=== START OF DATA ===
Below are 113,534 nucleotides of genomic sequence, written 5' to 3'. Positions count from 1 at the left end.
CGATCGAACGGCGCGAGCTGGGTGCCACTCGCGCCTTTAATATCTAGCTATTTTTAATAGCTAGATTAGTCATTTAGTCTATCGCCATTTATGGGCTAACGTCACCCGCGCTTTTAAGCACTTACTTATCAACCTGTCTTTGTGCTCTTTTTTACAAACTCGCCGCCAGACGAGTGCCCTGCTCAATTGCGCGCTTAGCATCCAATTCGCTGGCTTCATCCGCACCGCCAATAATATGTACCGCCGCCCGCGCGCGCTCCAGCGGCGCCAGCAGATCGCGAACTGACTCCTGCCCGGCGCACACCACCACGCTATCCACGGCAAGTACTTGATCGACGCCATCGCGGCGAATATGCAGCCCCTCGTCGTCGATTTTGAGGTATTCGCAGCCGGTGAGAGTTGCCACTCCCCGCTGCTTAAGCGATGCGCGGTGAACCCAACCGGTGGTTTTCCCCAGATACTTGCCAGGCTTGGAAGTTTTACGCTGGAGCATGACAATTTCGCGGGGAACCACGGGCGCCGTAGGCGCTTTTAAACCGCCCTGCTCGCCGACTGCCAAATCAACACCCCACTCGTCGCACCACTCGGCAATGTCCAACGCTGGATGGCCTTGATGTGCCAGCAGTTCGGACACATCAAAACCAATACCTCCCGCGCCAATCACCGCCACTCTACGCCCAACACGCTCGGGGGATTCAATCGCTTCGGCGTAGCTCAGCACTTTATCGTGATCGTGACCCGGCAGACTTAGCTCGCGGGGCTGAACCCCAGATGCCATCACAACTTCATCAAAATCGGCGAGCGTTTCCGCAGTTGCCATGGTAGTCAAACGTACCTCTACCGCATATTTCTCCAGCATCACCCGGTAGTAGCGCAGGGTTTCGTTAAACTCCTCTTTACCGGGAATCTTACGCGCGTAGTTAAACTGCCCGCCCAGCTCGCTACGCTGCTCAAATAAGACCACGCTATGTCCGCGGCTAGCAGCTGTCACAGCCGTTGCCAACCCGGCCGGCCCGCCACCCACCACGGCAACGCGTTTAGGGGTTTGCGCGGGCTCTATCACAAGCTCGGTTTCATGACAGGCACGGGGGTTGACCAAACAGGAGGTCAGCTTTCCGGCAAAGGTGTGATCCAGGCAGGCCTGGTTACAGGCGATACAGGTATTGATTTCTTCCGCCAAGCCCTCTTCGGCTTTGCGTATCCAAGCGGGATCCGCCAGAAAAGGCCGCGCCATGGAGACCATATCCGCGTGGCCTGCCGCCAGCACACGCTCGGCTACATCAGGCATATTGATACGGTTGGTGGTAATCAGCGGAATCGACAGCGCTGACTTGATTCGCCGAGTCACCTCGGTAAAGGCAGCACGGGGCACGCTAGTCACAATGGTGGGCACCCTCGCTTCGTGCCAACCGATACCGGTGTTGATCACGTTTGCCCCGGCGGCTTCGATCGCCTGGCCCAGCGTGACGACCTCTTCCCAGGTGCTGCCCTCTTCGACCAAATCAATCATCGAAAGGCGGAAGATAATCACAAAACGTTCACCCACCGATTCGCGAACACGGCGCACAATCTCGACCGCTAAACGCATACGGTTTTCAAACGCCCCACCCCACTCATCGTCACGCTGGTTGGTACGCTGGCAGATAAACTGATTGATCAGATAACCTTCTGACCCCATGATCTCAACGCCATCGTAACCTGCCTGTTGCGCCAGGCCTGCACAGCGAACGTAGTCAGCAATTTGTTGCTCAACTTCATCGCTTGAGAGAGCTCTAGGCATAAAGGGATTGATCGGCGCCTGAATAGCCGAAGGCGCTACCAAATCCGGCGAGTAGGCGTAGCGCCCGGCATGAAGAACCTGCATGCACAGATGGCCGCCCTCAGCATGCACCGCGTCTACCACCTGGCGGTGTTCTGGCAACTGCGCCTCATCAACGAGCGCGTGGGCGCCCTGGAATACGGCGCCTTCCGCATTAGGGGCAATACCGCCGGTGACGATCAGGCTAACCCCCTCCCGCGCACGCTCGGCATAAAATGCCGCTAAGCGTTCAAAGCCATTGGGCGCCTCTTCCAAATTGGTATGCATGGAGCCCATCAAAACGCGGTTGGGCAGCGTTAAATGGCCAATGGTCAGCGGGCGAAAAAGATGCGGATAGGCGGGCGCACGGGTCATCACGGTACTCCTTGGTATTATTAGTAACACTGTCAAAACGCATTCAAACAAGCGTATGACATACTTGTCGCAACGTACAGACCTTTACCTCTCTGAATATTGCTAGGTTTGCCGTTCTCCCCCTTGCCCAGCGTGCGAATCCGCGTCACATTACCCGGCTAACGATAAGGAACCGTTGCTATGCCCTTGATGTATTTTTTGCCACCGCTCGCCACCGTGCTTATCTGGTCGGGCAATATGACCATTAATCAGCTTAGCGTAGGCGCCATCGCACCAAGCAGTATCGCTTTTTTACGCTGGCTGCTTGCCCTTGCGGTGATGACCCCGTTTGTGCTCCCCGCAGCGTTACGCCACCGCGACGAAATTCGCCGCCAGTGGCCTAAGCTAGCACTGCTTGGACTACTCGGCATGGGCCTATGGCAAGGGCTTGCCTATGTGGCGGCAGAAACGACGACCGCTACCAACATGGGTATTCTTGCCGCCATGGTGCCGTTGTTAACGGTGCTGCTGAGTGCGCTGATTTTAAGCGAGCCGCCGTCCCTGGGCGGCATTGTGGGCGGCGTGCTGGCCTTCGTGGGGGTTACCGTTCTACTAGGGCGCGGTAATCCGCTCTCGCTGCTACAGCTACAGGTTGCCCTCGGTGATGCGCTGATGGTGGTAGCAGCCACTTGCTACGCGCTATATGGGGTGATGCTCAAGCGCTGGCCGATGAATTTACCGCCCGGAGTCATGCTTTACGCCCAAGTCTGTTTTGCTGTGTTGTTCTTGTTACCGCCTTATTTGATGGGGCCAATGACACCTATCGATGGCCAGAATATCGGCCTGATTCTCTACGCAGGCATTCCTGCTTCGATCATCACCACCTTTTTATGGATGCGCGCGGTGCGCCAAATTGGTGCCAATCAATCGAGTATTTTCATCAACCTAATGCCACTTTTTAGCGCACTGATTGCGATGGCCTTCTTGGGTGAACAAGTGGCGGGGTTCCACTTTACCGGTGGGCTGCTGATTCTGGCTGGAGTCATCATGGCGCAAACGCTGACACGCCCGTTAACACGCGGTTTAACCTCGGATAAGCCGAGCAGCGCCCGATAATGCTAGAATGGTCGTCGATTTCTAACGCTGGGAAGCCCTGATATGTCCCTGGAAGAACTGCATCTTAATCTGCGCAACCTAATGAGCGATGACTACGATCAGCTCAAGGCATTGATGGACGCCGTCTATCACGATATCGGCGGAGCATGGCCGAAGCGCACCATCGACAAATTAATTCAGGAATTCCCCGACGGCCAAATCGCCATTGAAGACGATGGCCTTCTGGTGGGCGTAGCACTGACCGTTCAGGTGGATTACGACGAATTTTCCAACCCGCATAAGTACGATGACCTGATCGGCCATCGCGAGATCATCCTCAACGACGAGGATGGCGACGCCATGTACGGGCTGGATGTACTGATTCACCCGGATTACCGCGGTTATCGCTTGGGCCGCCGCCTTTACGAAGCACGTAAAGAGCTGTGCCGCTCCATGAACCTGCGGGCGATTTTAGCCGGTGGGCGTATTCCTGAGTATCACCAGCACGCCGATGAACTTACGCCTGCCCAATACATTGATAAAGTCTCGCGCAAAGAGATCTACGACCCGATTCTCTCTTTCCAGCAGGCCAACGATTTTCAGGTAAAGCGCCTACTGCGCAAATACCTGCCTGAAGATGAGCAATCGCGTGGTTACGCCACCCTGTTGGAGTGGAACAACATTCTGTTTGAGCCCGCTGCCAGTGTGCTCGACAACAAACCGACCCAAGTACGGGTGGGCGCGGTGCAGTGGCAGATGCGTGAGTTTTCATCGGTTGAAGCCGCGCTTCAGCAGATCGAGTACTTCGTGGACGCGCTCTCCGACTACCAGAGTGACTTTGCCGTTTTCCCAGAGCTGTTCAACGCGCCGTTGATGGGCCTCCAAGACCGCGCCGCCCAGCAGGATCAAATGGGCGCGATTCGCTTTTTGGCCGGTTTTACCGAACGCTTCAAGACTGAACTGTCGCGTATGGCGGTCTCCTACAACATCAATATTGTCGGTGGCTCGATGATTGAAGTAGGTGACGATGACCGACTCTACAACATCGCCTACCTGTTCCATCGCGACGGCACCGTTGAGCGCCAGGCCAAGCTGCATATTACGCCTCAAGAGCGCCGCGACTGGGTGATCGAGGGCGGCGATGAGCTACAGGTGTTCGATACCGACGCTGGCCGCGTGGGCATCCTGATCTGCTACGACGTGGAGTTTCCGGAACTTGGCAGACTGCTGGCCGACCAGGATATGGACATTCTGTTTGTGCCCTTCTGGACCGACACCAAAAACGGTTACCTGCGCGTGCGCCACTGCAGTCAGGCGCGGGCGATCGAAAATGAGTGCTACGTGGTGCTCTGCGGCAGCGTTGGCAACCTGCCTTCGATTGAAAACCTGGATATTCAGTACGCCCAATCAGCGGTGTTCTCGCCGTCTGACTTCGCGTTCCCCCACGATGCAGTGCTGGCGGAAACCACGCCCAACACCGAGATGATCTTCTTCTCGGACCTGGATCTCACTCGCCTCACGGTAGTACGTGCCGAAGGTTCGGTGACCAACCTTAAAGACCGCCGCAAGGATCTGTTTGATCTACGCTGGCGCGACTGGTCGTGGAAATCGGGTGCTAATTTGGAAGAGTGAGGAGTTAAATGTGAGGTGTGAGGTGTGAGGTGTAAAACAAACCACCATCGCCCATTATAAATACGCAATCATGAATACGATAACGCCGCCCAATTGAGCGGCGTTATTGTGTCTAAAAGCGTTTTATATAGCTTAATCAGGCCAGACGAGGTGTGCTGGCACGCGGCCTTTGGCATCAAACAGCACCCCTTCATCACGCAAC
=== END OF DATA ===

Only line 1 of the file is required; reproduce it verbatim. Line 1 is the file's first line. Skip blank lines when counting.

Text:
Below are 113,534 nucleotides of genomic sequence, written 5' to 3'. Positions count from 1 at the left end.